Book Launch: Japanese Tree Burial: Ecology, Kinship and the Culture of Death


Tree burial (樹木葬, jumokusou), a new form of disposing the remains of the dead in Japan, was initiated in 1999 by a Zen Buddhist temple in the northeast region of Tohoku. Unlike conventional cemeteries filled with ancestral gravestones, its graveyards are vast woodlands where newly planted trees and small wooden tablets inscribed with the names of the deceased mark the burial sites. Although varying in style and scale, over fifty cemeteries are now popularizing tree burial as an alternative mode of dealing with death in Japan.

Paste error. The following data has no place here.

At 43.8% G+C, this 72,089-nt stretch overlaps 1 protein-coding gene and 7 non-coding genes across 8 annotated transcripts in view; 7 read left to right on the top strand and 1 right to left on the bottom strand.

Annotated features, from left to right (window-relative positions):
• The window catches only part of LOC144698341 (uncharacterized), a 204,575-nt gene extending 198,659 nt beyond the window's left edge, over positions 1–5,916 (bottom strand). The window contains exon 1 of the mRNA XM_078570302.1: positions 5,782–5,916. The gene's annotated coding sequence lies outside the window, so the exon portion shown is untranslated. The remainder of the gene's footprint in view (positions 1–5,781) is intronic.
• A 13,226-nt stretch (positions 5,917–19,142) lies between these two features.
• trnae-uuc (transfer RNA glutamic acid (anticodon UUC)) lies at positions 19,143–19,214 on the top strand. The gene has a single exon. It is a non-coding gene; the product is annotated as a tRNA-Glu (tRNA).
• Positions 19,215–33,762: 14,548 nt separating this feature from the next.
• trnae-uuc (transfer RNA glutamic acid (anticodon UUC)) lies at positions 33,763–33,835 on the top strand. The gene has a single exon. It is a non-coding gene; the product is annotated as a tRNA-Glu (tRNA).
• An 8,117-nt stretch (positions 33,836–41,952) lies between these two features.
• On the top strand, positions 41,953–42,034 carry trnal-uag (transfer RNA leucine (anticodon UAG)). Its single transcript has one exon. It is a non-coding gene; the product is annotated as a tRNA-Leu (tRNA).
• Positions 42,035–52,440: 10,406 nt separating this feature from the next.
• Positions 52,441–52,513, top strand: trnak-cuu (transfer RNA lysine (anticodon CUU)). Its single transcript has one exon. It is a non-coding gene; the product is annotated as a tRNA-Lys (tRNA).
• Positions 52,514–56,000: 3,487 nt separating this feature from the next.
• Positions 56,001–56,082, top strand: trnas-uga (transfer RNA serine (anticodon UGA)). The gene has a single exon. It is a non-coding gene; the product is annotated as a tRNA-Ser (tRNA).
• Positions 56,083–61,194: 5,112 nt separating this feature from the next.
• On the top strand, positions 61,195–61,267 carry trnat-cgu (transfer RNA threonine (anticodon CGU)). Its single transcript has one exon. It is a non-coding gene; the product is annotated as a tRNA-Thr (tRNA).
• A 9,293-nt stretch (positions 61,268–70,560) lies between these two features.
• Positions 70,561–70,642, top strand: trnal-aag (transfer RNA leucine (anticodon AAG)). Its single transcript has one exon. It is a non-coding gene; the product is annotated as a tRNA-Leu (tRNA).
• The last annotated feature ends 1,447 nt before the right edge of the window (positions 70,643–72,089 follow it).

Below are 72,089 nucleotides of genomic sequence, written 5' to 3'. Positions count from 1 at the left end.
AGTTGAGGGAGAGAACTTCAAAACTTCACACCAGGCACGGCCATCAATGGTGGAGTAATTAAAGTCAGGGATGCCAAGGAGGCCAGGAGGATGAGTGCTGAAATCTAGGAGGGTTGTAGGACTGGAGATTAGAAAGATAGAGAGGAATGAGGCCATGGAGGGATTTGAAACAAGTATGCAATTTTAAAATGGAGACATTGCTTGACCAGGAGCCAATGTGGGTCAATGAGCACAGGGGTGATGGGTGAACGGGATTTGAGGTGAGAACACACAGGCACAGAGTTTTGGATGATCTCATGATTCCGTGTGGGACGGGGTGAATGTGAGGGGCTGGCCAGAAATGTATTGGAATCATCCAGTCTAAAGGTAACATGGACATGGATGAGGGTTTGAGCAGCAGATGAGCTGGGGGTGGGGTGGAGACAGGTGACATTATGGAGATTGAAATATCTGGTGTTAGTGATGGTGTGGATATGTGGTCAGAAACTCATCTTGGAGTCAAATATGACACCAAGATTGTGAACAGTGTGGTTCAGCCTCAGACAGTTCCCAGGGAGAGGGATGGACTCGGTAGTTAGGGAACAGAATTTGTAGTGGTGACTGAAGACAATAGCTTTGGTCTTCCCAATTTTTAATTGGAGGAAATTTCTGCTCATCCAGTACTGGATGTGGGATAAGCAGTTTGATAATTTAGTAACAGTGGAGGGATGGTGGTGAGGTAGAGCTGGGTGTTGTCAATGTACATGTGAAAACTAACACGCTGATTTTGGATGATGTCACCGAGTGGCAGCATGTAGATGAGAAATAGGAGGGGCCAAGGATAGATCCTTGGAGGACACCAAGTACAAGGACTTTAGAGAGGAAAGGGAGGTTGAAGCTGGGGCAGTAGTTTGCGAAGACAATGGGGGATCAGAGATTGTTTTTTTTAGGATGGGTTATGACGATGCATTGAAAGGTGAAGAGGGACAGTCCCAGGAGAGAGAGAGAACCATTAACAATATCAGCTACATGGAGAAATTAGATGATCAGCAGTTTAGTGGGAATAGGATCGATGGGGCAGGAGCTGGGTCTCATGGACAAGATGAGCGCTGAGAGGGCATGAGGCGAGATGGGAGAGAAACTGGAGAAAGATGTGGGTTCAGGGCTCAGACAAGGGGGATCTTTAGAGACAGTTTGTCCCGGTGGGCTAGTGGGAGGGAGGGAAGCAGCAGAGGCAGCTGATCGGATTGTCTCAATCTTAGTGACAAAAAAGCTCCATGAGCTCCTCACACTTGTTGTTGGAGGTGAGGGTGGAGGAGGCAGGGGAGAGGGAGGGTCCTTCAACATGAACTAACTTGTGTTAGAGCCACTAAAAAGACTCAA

This book, drawing from ethnographic research and comparative analysis, explores the phenomenon of tree burial by tracing its development and ecological advocacy as well as the socio-cultural conditions that motivate Japanese people to choose this practice. Conversely, the author examines the impact of tree burial on traditional views of death and the afterlife. He argues that tree burials and other non-ancestral grave systems have become a means of negotiating new social orders. Unwrapping its symbiosis of memorialization and environmentalism, the book demonstrates how tree burial fits with new ideas of ecology where the individual’s corporality nourishes the earth and re-enters the cycle of life in nature.

Date: 4 December 2014, 6:00pm
Venue: Daiwa Foundation Japan House, 13/14 Cornwall Terrace, Outer Circle, London NW1 4QP
Tel: 020 7486 4348
Organiser: The Daiwa Anglo-Japanese Foundation

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